As people struggle to stay healthy and safe during this Covid-19 pandemic, increasing amounts of information are being thrown at us every single day. The latest being, Coronavirus has twice the fatality rate in humans who suffer from high blood pressure than those without the medical condition! A team of scientists, which included researchers from the National University of Ireland Galway, found that 34 out of 850 patients (4%) with hypertension died after becoming infected with coronavirus, compared with 22 out of 2,027 patients without the condition (1.1%).
Furthermore, research published in the European Heart Journal, revealed that patients with high blood pressure who were not taking medication to control the condition were at an even greater risk of dying from COVID-19. According to the American Heart Association, data from China showed 10.5% of Covid-19 patients had cardiovascular disease, 7.3% had diabetes, 6.3% with respiratory disease, 6% suffered from high blood pressure, and 5.6% had cancer.
What’s is the link between high blood pressure and Coronavirus?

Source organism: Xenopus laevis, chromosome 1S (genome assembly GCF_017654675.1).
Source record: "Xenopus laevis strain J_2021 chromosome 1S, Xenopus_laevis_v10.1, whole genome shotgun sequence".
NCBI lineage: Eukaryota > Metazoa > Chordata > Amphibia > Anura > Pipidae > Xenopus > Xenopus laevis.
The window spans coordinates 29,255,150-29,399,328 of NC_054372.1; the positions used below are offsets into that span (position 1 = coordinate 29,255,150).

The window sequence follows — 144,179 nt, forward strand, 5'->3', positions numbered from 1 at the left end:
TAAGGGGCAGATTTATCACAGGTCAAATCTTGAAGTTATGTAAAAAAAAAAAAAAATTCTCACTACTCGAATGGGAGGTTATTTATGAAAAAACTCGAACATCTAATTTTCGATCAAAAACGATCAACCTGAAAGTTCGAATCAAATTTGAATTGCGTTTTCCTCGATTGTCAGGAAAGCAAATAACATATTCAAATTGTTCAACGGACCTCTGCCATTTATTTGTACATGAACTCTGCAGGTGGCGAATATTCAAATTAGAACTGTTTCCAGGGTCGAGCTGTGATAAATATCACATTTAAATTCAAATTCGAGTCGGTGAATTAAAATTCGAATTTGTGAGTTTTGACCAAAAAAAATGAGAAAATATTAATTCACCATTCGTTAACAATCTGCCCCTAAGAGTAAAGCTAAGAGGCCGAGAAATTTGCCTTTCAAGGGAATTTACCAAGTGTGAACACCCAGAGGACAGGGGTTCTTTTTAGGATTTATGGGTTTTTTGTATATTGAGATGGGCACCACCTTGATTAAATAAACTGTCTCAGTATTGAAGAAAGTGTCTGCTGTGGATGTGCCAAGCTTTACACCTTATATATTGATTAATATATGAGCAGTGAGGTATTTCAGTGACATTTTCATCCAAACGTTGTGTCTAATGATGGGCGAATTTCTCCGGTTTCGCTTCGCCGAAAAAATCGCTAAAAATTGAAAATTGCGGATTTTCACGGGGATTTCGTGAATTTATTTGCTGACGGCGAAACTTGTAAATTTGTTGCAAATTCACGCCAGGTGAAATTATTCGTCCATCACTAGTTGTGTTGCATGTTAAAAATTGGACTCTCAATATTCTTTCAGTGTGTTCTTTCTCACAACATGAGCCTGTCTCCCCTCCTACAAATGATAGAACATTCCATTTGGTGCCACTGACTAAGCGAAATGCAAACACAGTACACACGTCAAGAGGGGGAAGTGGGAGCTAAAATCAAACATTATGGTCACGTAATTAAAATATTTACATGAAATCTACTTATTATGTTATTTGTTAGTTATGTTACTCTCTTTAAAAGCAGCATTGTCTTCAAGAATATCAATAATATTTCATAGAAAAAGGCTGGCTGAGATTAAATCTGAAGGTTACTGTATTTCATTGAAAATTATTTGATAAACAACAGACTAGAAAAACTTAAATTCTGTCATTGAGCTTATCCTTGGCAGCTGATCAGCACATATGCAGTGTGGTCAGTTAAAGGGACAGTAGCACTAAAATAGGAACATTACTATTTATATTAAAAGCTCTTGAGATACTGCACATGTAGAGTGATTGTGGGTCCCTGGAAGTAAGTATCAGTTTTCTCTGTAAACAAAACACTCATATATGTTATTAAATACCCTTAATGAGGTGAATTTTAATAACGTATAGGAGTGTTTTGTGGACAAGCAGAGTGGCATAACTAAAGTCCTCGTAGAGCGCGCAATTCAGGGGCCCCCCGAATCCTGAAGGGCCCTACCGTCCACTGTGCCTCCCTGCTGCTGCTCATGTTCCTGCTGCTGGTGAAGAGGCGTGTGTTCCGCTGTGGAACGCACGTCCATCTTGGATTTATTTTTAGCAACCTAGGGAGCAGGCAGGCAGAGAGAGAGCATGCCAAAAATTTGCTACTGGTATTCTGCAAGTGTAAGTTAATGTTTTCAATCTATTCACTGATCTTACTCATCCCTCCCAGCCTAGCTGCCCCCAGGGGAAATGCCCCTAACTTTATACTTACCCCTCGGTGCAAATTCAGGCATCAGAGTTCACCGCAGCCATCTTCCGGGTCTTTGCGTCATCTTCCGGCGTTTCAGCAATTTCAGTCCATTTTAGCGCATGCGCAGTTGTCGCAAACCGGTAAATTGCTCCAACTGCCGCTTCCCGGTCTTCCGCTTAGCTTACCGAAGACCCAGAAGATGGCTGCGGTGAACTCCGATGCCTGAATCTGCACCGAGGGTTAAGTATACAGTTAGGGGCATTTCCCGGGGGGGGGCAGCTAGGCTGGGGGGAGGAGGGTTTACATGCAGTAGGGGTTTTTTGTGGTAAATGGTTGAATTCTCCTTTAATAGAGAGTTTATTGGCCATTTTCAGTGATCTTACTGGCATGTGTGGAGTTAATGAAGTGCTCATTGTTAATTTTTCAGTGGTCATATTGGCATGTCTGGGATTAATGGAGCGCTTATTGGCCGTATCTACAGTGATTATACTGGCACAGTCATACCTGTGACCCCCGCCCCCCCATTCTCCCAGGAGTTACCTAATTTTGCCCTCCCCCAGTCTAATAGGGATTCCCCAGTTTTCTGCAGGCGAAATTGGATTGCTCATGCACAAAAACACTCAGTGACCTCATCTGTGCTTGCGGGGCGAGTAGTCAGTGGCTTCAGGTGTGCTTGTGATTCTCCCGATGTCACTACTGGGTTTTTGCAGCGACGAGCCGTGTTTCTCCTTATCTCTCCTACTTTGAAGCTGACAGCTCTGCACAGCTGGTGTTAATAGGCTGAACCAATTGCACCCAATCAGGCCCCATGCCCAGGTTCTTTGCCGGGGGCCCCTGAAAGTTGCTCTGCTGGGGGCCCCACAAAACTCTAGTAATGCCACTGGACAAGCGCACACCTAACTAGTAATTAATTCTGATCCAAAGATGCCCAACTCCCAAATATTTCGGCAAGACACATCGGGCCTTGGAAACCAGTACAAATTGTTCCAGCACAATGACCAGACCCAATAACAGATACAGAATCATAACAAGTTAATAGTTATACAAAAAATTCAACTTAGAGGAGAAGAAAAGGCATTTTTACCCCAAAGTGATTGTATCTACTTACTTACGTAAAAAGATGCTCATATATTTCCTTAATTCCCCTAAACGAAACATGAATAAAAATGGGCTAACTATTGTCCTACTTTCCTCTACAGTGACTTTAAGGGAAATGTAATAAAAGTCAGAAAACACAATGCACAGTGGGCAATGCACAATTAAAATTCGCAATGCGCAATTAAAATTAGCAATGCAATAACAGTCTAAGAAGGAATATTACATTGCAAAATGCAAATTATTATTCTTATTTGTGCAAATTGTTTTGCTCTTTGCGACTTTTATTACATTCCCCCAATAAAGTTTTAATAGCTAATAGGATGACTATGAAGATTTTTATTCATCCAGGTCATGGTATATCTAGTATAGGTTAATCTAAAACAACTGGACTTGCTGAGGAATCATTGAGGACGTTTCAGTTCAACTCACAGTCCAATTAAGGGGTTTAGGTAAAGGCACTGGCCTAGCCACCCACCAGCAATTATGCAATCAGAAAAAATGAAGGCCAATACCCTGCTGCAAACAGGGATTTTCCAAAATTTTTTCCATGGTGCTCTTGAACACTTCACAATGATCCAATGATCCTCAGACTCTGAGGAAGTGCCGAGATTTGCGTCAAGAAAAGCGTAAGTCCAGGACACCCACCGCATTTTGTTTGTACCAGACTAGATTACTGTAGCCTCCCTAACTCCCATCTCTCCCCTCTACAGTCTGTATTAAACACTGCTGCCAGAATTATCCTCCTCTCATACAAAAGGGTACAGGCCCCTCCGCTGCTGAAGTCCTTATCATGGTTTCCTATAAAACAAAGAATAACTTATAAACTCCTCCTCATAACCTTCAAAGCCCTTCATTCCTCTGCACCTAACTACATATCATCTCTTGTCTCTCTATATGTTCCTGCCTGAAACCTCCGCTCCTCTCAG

One of the main reasons, people with high blood pressure are more susceptible to contracting the coronavirus is a weaker immune system! Long-term health conditions and aging weaken your immune system so it’s less likely to fight off the virus. While pneumonia is the most common complexity of coronavirus, it can also damage the cardiovascular system which puts people with high blood pressure, heart disease, and heart failure at greater risk.
What Should You Do?
- Stock enough medicine on hand to treat high blood pressure and other health conditions. The American Heart Association recommends that you continue taking your high blood pressure medicine as prescribed. If you don’t, it could raise your risk for a heart attack or stroke.
- Stay at home and practice social-distancing.
- Wear a face mask if you have to be in a public place.
- Wash or sanitize your hands often.
- Clean and disinfect frequently touched surfaces.
During these uncertain times, caution is key! The American College of Cardiology recommends that you stay up to date on other vaccines that will prevent you from catching pneumonia or flu. Also, following a healthy diet, incorporating simple exercise routine, and maintaining one’s hygiene, can go a long way.